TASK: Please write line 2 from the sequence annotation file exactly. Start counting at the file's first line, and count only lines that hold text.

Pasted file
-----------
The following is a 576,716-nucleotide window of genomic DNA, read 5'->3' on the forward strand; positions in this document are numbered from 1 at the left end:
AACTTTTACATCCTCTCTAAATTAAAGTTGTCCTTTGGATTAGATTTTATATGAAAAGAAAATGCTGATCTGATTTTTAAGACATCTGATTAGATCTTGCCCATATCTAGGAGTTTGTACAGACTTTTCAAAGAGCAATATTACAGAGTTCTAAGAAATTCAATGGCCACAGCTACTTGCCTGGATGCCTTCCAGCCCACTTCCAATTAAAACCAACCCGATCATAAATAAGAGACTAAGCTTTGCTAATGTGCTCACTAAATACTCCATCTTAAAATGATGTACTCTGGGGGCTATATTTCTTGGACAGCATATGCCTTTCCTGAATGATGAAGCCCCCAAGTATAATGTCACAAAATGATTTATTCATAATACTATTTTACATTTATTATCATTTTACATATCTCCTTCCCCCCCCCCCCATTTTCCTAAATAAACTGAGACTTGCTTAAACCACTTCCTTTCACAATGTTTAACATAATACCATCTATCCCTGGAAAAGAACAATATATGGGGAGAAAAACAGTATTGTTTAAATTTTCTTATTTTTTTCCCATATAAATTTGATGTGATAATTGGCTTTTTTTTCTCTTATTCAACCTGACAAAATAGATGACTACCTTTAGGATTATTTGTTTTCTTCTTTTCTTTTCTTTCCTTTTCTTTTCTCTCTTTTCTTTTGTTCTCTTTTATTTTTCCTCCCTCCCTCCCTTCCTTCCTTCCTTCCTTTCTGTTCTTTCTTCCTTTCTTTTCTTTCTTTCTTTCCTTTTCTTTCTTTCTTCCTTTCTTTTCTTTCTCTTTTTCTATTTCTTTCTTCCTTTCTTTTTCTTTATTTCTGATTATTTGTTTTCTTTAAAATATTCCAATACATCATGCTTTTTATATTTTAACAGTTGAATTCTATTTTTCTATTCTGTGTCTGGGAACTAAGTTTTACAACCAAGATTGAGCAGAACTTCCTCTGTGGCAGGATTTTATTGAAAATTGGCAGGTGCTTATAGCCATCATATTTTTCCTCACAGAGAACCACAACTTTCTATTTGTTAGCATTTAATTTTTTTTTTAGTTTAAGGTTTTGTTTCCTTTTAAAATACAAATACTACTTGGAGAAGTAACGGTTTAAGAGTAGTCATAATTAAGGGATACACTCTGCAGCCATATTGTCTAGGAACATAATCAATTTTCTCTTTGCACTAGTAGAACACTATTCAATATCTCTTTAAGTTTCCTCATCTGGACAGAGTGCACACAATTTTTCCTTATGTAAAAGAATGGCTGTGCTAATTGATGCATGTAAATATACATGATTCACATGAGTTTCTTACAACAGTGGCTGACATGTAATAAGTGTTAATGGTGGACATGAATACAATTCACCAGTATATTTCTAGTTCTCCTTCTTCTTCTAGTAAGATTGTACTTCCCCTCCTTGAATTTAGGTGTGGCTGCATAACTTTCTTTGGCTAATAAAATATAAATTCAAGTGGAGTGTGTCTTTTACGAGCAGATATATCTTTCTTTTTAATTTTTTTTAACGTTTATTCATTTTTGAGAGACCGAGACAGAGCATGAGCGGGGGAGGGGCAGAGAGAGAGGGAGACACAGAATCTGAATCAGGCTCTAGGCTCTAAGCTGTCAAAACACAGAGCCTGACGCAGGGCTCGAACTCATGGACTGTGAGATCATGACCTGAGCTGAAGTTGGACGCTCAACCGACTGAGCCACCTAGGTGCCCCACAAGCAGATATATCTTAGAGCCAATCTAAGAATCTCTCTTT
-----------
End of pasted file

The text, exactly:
AACTTTTACATCCTCTCTAAATTAAAGTTGTCCTTTGGATTAGATTTTATATGAAAAGAAAATGCTGATCTGATTTTTAAGACATCTGATTAGATCTTGCCCATATCTAGGAGTTTGTACAGACTTTTCAAAGAGCAATATTACAGAGTTCTAAGAAATTCAATGGCCACAGCTACTTGCCTGGATGCCTTCCAGCCCACTTCCAATTAAAACCAACCCGATCATAAATAAGAGACTAAGCTTTGCTAATGTGCTCACTAAATACTCCATCTTAAAATGATGTACTCTGGGGGCTATATTTCTTGGACAGCATATGCCTTTCCTGAATGATGAAGCCCCCAAGTATAATGTCACAAAATGATTTATTCATAATACTATTTTACATTTATTATCATTTTACATATCTCCTTCCCCCCCCCCCCATTTTCCTAAATAAACTGAGACTTGCTTAAACCACTTCCTTTCACAATGTTTAACATAATACCATCTATCCCTGGAAAAGAACAATATATGGGGAGAAAAACAGTATTGTTTAAATTTTCTTATTTTTTTCCCATATAAATTTGATGTGATAATTGGCTTTTTTTTCTCTTATTCAACCTGACAAAATAGATGACTACCTTTAGGATTATTTGTTTTCTTCTTTTCTTTTCTTTCCTTTTCTTTTCTCTCTTTTCTTTTGTTCTCTTTTATTTTTCCTCCCTCCCTCCCTTCCTTCCTTCCTTCCTTTCTGTTCTTTCTTCCTTTCTTTTCTTTCTTTCTTTCCTTTTCTTTCTTTCTTCCTTTCTTTTCTTTCTCTTTTTCTATTTCTTTCTTCCTTTCTTTTTCTTTATTTCTGATTATTTGTTTTCTTTAAAATATTCCAATACATCATGCTTTTTATATTTTAACAGTTGAATTCTATTTTTCTATTCTGTGTCTGGGAACTAAGTTTTACAACCAAGATTGAGCAGAACTTCCTCTGTGGCAGGATTTTATTGAAAATTGGCAGGTGCTTATAGCCATCATATTTTTCCTCACAGAGAACCACAACTTTCTATTTGTTAGCATTTAATTTTTTTTTTAGTTTAAGGTTTTGTTTCCTTTTAAAATACAAATACTACTTGGAGAAGTAACGGTTTAAGAGTAGTCATAATTAAGGGATACACTCTGCAGCCATATTGTCTAGGAACATAATCAATTTTCTCTTTGCACTAGTAGAACACTATTCAATATCTCTTTAAGTTTCCTCATCTGGACAGAGTGCACACAATTTTTCCTTATGTAAAAGAATGGCTGTGCTAATTGATGCATGTAAATATACATGATTCACATGAGTTTCTTACAACAGTGGCTGACATGTAATAAGTGTTAATGGTGGACATGAATACAATTCACCAGTATATTTCTAGTTCTCCTTCTTCTTCTAGTAAGATTGTACTTCCCCTCCTTGAATTTAGGTGTGGCTGCATAACTTTCTTTGGCTAATAAAATATAAATTCAAGTGGAGTGTGTCTTTTACGAGCAGATATATCTTTCTTTTTAATTTTTTTTAACGTTTATTCATTTTTGAGAGACCGAGACAGAGCATGAGCGGGGGAGGGGCAGAGAGAGAGGGAGACACAGAATCTGAATCAGGCTCTAGGCTCTAAGCTGTCAAAACACAGAGCCTGACGCAGGGCTCGAACTCATGGACTGTGAGATCATGACCTGAGCTGAAGTTGGACGCTCAACCGACTGAGCCACCTAGGTGCCCCACAAGCAGATATATCTTAGAGCCAATCTAAGAATCTCTCTTT